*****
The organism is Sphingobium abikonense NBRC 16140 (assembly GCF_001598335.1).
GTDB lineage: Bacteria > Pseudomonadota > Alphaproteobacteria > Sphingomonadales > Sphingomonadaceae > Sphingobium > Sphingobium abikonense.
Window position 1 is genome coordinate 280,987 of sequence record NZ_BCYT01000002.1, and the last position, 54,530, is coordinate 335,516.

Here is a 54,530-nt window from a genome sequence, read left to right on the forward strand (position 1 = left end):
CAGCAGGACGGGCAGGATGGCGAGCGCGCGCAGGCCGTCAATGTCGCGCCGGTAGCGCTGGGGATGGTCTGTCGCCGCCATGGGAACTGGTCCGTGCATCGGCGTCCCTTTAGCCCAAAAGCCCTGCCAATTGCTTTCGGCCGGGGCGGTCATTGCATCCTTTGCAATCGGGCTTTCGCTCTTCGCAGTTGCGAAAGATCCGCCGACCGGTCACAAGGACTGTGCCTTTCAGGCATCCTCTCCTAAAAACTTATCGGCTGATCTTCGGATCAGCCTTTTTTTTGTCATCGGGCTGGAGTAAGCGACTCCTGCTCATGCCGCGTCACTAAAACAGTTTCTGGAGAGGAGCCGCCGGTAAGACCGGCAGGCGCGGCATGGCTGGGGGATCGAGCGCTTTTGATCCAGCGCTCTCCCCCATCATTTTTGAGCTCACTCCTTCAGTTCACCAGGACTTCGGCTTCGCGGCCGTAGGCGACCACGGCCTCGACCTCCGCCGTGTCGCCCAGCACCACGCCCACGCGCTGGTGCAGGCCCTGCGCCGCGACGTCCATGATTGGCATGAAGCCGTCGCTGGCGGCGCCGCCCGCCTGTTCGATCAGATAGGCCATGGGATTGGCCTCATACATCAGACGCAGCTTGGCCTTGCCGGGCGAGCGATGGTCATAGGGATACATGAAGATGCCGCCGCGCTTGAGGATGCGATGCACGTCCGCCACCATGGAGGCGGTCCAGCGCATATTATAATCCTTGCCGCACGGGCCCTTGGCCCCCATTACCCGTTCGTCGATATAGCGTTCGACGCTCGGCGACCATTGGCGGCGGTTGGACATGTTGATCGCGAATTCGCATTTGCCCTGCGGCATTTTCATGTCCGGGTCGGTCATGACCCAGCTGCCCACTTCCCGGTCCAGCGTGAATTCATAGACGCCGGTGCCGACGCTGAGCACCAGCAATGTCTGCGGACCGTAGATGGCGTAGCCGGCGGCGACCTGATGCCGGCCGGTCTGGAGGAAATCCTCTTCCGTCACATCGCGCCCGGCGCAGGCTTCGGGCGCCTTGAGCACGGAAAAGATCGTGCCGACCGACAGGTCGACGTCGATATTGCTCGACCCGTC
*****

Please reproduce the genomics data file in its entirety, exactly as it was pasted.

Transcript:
The organism is Sphingobium abikonense NBRC 16140 (assembly GCF_001598335.1).
GTDB lineage: Bacteria > Pseudomonadota > Alphaproteobacteria > Sphingomonadales > Sphingomonadaceae > Sphingobium > Sphingobium abikonense.
Window position 1 is genome coordinate 280,987 of sequence record NZ_BCYT01000002.1, and the last position, 54,530, is coordinate 335,516.

Here is a 54,530-nt window from a genome sequence, read left to right on the forward strand (position 1 = left end):
CAGCAGGACGGGCAGGATGGCGAGCGCGCGCAGGCCGTCAATGTCGCGCCGGTAGCGCTGGGGATGGTCTGTCGCCGCCATGGGAACTGGTCCGTGCATCGGCGTCCCTTTAGCCCAAAAGCCCTGCCAATTGCTTTCGGCCGGGGCGGTCATTGCATCCTTTGCAATCGGGCTTTCGCTCTTCGCAGTTGCGAAAGATCCGCCGACCGGTCACAAGGACTGTGCCTTTCAGGCATCCTCTCCTAAAAACTTATCGGCTGATCTTCGGATCAGCCTTTTTTTTGTCATCGGGCTGGAGTAAGCGACTCCTGCTCATGCCGCGTCACTAAAACAGTTTCTGGAGAGGAGCCGCCGGTAAGACCGGCAGGCGCGGCATGGCTGGGGGATCGAGCGCTTTTGATCCAGCGCTCTCCCCCATCATTTTTGAGCTCACTCCTTCAGTTCACCAGGACTTCGGCTTCGCGGCCGTAGGCGACCACGGCCTCGACCTCCGCCGTGTCGCCCAGCACCACGCCCACGCGCTGGTGCAGGCCCTGCGCCGCGACGTCCATGATTGGCATGAAGCCGTCGCTGGCGGCGCCGCCCGCCTGTTCGATCAGATAGGCCATGGGATTGGCCTCATACATCAGACGCAGCTTGGCCTTGCCGGGCGAGCGATGGTCATAGGGATACATGAAGATGCCGCCGCGCTTGAGGATGCGATGCACGTCCGCCACCATGGAGGCGGTCCAGCGCATATTATAATCCTTGCCGCACGGGCCCTTGGCCCCCATTACCCGTTCGTCGATATAGCGTTCGACGCTCGGCGACCATTGGCGGCGGTTGGACATGTTGATCGCGAATTCGCATTTGCCCTGCGGCATTTTCATGTCCGGGTCGGTCATGACCCAGCTGCCCACTTCCCGGTCCAGCGTGAATTCATAGACGCCGGTGCCGACGCTGAGCACCAGCAATGTCTGCGGACCGTAGATGGCGTAGCCGGCGGCGACCTGATGCCGGCCGGTCTGGAGGAAATCCTCTTCCGTCACATCGCGCCCGGCGCAGGCTTCGGGCGCCTTGAGCACGGAAAAGATCGTGCCGACCGACAGGTCGACGTCGATATTGCTCGACCCGTC